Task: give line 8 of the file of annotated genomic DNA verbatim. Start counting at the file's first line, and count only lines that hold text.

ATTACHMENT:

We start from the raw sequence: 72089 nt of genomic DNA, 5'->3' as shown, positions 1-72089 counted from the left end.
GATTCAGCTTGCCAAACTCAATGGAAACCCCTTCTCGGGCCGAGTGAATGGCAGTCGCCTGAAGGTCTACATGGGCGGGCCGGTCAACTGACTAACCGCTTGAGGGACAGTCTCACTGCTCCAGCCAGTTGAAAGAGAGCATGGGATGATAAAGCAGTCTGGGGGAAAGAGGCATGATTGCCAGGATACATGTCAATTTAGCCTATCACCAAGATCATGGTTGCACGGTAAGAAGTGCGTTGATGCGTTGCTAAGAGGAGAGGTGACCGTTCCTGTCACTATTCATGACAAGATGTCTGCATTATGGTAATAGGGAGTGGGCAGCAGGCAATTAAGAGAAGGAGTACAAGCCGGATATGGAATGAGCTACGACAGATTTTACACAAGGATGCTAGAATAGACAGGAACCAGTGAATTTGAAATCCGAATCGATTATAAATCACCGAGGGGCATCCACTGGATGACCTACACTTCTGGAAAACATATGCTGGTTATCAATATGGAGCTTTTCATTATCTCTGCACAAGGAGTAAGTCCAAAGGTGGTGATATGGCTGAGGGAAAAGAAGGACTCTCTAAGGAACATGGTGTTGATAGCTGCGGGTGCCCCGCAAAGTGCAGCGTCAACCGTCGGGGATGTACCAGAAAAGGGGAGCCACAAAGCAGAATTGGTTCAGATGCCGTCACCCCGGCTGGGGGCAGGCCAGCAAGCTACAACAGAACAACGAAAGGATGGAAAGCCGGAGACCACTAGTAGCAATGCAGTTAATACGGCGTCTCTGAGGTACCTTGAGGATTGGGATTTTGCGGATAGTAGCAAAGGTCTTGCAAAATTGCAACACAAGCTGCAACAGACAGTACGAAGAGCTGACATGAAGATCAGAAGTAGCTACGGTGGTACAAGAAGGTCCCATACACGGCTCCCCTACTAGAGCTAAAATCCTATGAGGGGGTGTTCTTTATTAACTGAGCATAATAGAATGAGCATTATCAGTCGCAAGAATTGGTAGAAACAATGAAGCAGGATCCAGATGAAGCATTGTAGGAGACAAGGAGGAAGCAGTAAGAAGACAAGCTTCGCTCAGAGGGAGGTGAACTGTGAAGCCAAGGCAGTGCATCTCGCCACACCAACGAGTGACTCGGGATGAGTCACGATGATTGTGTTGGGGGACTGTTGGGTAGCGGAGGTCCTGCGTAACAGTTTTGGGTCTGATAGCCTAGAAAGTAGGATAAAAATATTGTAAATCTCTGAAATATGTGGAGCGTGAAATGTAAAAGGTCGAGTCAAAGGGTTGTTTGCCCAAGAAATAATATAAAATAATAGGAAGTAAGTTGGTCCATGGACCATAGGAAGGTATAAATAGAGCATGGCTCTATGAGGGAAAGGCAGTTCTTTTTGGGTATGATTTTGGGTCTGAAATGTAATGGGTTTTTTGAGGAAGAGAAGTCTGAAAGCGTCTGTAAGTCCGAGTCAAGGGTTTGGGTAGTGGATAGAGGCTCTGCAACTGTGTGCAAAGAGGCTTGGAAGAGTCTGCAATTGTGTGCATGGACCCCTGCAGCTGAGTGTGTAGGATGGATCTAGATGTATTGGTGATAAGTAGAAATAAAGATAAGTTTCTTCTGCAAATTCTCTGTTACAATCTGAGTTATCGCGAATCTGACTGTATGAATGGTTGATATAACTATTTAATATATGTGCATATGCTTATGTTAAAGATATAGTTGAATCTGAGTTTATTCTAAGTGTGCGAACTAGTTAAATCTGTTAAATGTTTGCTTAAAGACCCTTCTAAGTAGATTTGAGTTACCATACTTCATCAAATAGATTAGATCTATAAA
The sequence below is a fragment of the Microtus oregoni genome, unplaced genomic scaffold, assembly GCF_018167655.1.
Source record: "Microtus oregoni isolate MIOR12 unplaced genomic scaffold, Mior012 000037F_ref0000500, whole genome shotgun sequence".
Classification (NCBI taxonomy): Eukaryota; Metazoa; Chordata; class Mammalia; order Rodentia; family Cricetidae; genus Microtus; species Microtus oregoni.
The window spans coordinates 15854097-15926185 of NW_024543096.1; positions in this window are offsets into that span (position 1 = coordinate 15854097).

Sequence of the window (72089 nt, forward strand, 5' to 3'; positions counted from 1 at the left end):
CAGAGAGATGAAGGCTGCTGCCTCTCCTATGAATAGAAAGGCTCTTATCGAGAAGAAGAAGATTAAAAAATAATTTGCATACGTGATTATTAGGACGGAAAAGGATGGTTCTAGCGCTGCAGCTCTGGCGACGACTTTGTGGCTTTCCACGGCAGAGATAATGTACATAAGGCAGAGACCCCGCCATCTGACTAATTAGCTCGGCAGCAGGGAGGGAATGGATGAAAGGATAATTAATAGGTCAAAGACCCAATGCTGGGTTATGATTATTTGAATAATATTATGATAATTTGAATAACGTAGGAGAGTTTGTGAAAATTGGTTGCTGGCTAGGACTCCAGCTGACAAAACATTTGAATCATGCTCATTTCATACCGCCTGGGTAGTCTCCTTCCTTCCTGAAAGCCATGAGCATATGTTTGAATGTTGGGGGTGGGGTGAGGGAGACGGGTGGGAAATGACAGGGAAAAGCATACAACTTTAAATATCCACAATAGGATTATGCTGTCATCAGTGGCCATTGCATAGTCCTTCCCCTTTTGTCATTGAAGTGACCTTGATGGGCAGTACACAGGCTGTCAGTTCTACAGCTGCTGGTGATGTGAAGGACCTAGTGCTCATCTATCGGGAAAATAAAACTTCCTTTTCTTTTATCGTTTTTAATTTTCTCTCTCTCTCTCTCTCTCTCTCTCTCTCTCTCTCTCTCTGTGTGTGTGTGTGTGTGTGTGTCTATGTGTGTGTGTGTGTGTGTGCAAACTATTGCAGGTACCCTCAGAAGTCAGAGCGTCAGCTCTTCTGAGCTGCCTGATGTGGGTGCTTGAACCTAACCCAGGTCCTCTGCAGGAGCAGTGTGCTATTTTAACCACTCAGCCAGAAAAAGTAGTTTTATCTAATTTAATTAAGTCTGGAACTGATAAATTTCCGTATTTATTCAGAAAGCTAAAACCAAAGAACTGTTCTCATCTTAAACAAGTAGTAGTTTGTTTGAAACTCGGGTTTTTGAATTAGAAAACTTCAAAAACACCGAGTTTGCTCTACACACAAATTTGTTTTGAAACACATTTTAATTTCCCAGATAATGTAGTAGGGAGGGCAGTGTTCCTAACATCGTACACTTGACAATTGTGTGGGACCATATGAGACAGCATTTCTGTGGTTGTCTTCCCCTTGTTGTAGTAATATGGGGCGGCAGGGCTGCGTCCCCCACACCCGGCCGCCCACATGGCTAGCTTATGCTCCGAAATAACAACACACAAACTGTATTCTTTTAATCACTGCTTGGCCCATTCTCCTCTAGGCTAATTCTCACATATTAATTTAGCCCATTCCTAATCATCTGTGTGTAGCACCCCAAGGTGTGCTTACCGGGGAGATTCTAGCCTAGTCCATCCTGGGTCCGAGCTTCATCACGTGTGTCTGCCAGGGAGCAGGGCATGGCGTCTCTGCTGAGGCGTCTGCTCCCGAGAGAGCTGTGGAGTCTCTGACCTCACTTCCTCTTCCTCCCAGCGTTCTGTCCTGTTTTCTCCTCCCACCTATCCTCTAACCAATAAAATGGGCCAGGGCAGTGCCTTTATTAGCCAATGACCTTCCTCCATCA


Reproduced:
CAGAGAGATGAAGGCTGCTGCCTCTCCTATGAATAGAAAGGCTCTTATCGAGAAGAAGAAGATTAAAAAATAATTTGCATACGTGATTATTAGGACGGAAAAGGATGGTTCTAGCGCTGCAGCTCTGGCGACGACTTTGTGGCTTTCCACGGCAGAGATAATGTACATAAGGCAGAGACCCCGCCATCTGACTAATTAGCTCGGCAGCAGGGAGGGAATGGATGAAAGGATAATTAATAGGTCAAAGACCCAATGCTGGGTTATGATTATTTGAATAATATTATGATAATTTGAATAACGTAGGAGAGTTTGTGAAAATTGGTTGCTGGCTAGGACTCCAGCTGACAAAACATTTGAATCATGCTCATTTCATACCGCCTGGGTAGTCTCCTTCCTTCCTGAAAGCCATGAGCATATGTTTGAATGTTGGGGGTGGGGTGAGGGAGACGGGTGGGAAATGACAGGGAAAAGCATACAACTTTAAATATCCACAATAGGATTATGCTGTCATCAGTGGCCATTGCATAGTCCTTCCCCTTTTGTCATTGAAGTGACCTTGATGGGCAGTACACAGGCTGTCAGTTCTACAGCTGCTGGTGATGTGAAGGACCTAGTGCTCATCTATCGGGAAAATAAAACTTCCTTTTCTTTTATCGTTTTTAATTTTCTCTCTCTCTCTCTCTCTCTCTCTCTCTCTCTCTCTCTCTGTGTGTGTGTGTGTGTGTGTGTCTATGTGTGTGTGTGTGTGTGTGCAAACTATTGCAGGTACCCTCAGAAGTCAGAGCGTCAGCTCTTCTGAGCTGCCTGATGTGGGTGCTTGAACCTAACCCAGGTCCTCTGCAGGAGCAGTGTGCTATTTTAACCACTCAGCCAGAAAAAGTAGTTTTATCTAATTTAATTAAGTCTGGAACTGATAAATTTCCGTATTTATTCAGAAAGCTAAAACCAAAGAACTGTTCTCATCTTAAACAAGTAGTAGTTTGTTTGAAACTCGGGTTTTTGAATTAGAAAACTTCAAAAACACCGAGTTTGCTCTACACACAAATTTGTTTTGAAACACATTTTAATTTCCCAGATAATGTAGTAGGGAGGGCAGTGTTCCTAACATCGTACACTTGACAATTGTGTGGGACCATATGAGACAGCATTTCTGTGGTTGTCTTCCCCTTGTTGTAGTAATATGGGGCGGCAGGGCTGCGTCCCCCACACCCGGCCGCCCACATGGCTAGCTTATGCTCCGAAATAACAACACACAAACTGTATTCTTTTAATCACTGCTTGGCCCATTCTCCTCTAGGCTAATTCTCACATATTAATTTAGCCCATTCCTAATCATCTGTGTGTAGCACCCCAAGGTGTGCTTACCGGGGAGATTCTAGCCTAGTCCATCCTGGGTCCGAGCTTCATCACGTGTGTCTGCCAGGGAGCAGGGCATGGCGTCTCTGCTGAGGCGTCTGCTCCCGAGAGAGCTGTGGAGTCTCTGACCTCACTTCCTCTTCCTCCCAGCGTTCTGTCCTGTTTTCTCCTCCCACCTATCCTCTAACCAATAAAATGGGCCAGGGCAGTGCCTTTATTAGCCAATGACCTTCCTCCATCA